Collective redundancies and the meaning of ‘establishment’
Under the Trade Union Labour Relations (Consolidation) Act 1992 (TULRCA), UK law implemented the European Directive which sets out how to carry out collective redundancies.
Under this legislation, employers are obliged to collectively consult with their employees where they propose to dismiss as redundant 20 or more employees at “one establishment” within a period of 90 days or less. Collective consultation is more onerous than the normal redundancy requirements and employees can make claims in the Employment Tribunal if the information and consultation requirement are not adhered to. The issue at the centre of this case was what “establishment” means.
The highly debated case of Woolworths, Ethel Austin and others involved national high street retailers that went into administration, which meant large scale redundancies.
The employees were given financial awards by the Employment Tribunal for a failure by the employers to inform and consult under TULRCA. However, the awards were only made in respect of those employees who worked at stores with 20 or more employees. The argument centred around whether each Woolworths store, for example, was a separate establishment for the purposes of the legislation? Or should Woolworths have grouped all the employees together thereby meaning that employees in smaller stores of under 20 fell under the requirement for collective consultation?
Initially, the Tribunal found that each store was a separate establishment and therefore the duty to inform and consult did not arise where there were fewer than 20 employees in each store. This case was appealed to the Employment Appeal Tribunal (EAT) and then it was referred to the European Courts of Justice (ECJ).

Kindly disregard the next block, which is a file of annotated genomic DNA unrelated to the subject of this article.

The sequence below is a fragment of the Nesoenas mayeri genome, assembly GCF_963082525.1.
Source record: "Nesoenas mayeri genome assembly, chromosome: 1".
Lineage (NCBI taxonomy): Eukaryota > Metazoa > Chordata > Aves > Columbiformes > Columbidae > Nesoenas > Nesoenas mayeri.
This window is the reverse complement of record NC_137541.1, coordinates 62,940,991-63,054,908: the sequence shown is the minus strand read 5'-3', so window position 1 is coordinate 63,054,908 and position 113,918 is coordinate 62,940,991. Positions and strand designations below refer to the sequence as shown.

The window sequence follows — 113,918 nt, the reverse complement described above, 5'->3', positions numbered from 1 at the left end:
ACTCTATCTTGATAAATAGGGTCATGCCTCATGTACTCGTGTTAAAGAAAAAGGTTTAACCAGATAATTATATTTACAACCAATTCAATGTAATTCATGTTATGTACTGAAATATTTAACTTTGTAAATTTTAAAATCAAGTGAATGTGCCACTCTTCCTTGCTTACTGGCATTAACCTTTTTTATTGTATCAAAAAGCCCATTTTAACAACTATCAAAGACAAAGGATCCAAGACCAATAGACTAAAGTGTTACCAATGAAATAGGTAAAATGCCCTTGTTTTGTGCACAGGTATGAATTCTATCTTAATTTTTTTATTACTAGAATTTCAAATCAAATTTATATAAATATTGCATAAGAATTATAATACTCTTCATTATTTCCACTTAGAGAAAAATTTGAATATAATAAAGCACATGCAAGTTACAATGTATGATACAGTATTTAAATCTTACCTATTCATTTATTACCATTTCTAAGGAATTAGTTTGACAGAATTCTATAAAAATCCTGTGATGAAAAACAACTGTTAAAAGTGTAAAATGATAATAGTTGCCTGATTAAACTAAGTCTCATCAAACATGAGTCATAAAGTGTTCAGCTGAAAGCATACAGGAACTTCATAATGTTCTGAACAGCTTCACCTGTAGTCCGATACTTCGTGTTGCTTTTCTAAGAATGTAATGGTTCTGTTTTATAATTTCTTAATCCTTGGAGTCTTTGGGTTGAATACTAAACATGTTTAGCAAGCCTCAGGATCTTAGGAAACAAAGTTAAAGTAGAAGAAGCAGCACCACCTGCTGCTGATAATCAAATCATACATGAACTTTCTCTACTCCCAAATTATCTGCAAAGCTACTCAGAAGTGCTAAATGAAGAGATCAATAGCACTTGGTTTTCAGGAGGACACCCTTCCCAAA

The decision of the ECJ, handed down last month, was that establishment means a local employment unit. The ECJ said it was clear that the term “establishment” under the European directive means a unit or entity to which the workers made redundant are assigned to carry out their duties. To apply too wide a test to the meaning of establishment would mean that several different stores may be joined together so, in some circumstances, one worker in one store, for example, could be subject to collective consultation requirements even if there was no connection with the other stores where there were redundancies.
It was therefore left to the UK courts and tribunals to make a decision on what constitutes an establishment in each case. The Tribunal’s decision in this case was that each store was a separate establishment carrying out their activities from stores in different locations throughout the UK.
Many large employers will breathe a sigh of relief following this outcome as the ECJ decision found that TULRCA in its current form is compatible with the European Directive meaning that the tribunals are allowed to make the decisions themselves as to whether each store is a separate establishment.
Due to the complexity of collective consultation, employers would be wise to seek legal advice before carrying such redundancies to ensure they comply with all the necessary legal requirements.
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